Martine Batchelor lived in Korea as a Zen nun under the guidance of Master Kusan for ten years. She is the author of Meditation for Life, The Path of Compassion, Women in Korean Zen, and Let Go: A Buddhist Guide to Breaking Free of Habits. She is a member of the Gaia House Teacher Council. She teaches meditation retreats worldwide and lives in France. Her latest works are the The Spirit of the Buddha, What is this? and The Definition, Practice and Psychology of Vedana. Recently she has been involved with the Silver Sante Study, teaching meditation, mindfulness and compassion to seniors in France to see if this could prevent aging decline.
When I lived in South Korea as a Zen nun, I heard about a nun called Songou Sunim and went to practice with her for three months. She was known for her simplicity and dedication to practice. Once she practiced in a hermitage for many months and decided to eat raw food to make things simpler. She sat on a zabuton (flat cushion) without a zafu (round cushion) again to make things simpler and become less dependent on external things. I tried it but I could not do it. I had to renounce this renunciation. What struck me the most was a phrase she told me once as we were having tea. She said: “the busier you are, the slower you should go.” Often I remember her suggestion when I start to feel busy and agitated.
We have the impression that the busier we are, the faster we should go and so we rush about. But if we look closely at “speeding to achieve more,” often we achieve less and sometimes things fall by the wayside or apart. We are limited by our physical, mental and emotional energy and there can be space and time constraints. Do we think that we are above these limits and constraints and can run around, accumulating projects and activities regardless? Or do we recognize and appreciate these limits and constraints and instead of fighting or hoping to transcend them, creatively engage with them? The basis for this creative engagement could be this phrase “the busier I am, the slower I should go.”
We can use this phrase in different ways. It could help us look at how we organize ourselves. Do we take on too much? Are we realistic about how much we can accomplish? How do we work? What are our assumptions? But even more so how do we feel or think? Do we need to feel busy to feel alive and worthy? Are we grasping at the feelings of rushing about and excitement? What would it mean to go slower? Would it be so bad? It might help us to prioritize better. What is important or essential now? What is urgent and non-urgent? When we are busy and excited everything seems urgent and essential but we can multi-task only so much before we collapse.
One of the keys to all these questions is creative awareness or mindfulness. If we become more creatively aware of our thoughts, feelings, and sensations, then we are less likely to be taken over by the speediness of the busy-ness. If we are really well, we can accomplish a lot but if we are ill and tired, we will be able to accomplish much less. Can we accept this state of affairs, rest, recharge our batteries and start again?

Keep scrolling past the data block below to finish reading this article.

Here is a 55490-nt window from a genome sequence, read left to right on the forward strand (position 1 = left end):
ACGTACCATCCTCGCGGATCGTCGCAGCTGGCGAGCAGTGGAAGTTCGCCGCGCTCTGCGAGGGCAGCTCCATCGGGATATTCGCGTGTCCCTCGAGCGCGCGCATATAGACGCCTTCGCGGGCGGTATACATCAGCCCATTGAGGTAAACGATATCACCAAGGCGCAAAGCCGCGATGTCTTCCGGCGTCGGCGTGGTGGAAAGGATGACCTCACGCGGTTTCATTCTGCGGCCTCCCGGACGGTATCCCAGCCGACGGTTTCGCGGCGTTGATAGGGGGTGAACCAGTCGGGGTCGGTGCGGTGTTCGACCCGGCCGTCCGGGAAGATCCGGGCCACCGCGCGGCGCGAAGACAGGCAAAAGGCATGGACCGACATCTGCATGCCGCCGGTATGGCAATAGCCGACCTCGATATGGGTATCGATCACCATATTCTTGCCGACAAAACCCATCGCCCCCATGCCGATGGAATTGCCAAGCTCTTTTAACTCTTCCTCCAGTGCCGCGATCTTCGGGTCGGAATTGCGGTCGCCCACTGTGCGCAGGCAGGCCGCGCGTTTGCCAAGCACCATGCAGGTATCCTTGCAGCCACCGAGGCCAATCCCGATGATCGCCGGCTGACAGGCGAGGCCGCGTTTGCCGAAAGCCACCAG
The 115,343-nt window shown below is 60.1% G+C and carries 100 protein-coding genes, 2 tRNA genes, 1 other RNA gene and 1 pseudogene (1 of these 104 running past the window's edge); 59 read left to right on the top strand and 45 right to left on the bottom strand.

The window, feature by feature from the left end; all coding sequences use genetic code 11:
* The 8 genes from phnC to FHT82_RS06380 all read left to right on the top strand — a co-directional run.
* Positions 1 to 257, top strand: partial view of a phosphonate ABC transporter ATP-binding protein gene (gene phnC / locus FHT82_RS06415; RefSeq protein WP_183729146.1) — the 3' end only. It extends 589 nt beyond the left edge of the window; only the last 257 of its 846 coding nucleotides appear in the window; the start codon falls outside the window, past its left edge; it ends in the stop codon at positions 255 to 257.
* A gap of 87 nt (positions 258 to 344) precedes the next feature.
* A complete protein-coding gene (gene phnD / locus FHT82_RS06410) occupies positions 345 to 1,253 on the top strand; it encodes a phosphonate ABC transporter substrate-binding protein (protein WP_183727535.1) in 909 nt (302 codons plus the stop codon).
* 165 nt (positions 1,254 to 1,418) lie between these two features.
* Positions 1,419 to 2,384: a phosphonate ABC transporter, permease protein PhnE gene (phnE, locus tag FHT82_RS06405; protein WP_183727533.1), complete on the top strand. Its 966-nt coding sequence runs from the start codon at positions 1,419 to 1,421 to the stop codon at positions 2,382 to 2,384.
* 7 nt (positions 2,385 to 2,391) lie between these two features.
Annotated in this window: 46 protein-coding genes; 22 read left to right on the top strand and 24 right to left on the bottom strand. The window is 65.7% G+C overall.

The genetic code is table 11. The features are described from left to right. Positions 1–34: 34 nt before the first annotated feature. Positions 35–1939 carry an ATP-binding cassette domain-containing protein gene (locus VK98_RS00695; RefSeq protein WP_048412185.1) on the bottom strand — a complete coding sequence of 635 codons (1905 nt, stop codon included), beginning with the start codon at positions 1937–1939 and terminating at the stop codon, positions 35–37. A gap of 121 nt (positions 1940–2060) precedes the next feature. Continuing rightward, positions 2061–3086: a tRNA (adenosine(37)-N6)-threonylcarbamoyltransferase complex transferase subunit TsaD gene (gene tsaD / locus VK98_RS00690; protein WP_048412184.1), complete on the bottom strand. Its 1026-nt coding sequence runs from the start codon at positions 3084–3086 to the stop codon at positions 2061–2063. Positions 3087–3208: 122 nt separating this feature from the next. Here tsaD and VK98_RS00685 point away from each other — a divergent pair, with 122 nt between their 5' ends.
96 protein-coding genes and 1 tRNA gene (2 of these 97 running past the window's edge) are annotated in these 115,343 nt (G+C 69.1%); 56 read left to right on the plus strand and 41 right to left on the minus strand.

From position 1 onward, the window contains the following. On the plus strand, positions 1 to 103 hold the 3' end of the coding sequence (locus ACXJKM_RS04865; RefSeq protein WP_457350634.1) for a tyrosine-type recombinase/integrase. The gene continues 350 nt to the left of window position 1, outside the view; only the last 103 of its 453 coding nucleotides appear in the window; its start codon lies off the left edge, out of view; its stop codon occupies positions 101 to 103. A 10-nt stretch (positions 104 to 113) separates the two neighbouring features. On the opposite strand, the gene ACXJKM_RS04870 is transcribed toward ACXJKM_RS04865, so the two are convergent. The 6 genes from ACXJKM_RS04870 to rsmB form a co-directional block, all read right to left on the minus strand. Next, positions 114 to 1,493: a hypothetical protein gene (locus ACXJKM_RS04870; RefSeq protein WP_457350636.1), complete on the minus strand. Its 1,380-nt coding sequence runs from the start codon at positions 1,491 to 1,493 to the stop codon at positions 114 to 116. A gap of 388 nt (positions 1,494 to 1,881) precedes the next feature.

Is the feeling of busy-ness provoked by constantly being ahead of ourselves, thinking of the next thing while trying to do one or two things now—then we are in the process of doing three things—one or two now and another one in the future. This tendency to anticipate and forecast can overwhelm us and makes us tense and scattered. But doing one thing at a time well, not too slowly, not too fast while totally engaged with it can make a difference. Because when it is finished we can move to the next thing without grasping at it or regret what has just passed or how it went. When we can leave behind the last task totally then we can be fully engage with the next task at hand.
When we start to feel busy and the impulsion to speed up, we can try to be aware of our body standing, walking or sitting, not an idea of the body but how does it feel right now? The feet on the ground, the back against the office chair, shaking someone’s hand, feeling the wind on the face if one is outside. Also it could be beneficial to be aware of one or two breaths—in and out, in and out, or being intimately aware of our surroundings—the green of a field, the blueness of the sky, the friendliness of a co-worker. And then back to the task at hand, what is the first thing to do, then the next, and the next one, each done in its own time, not tripping ourselves up by rushing about and being ahead of ourselves too much.
Sometime ago Stephen [Batchelor, Martine’s partner, also a teacher] and I were teaching a daily work retreat. At breakfast Stephen suggested that during their work that day the participants try not to rush about but do one thing at a time well. In the evening a participant reported that generally she rushed about because of the fear that otherwise she would not accomplish everything she has to do in her office. She equated a feeling of speed with efficiency. But that day she tried what Stephen suggested—one thing at a time with no rushing ahead. She was astonished that this actually made her more efficient and also much less stressed, thus more able to be with each task in a stable, open, creative and calm way.
Source: Barre Center for Buddhist Studies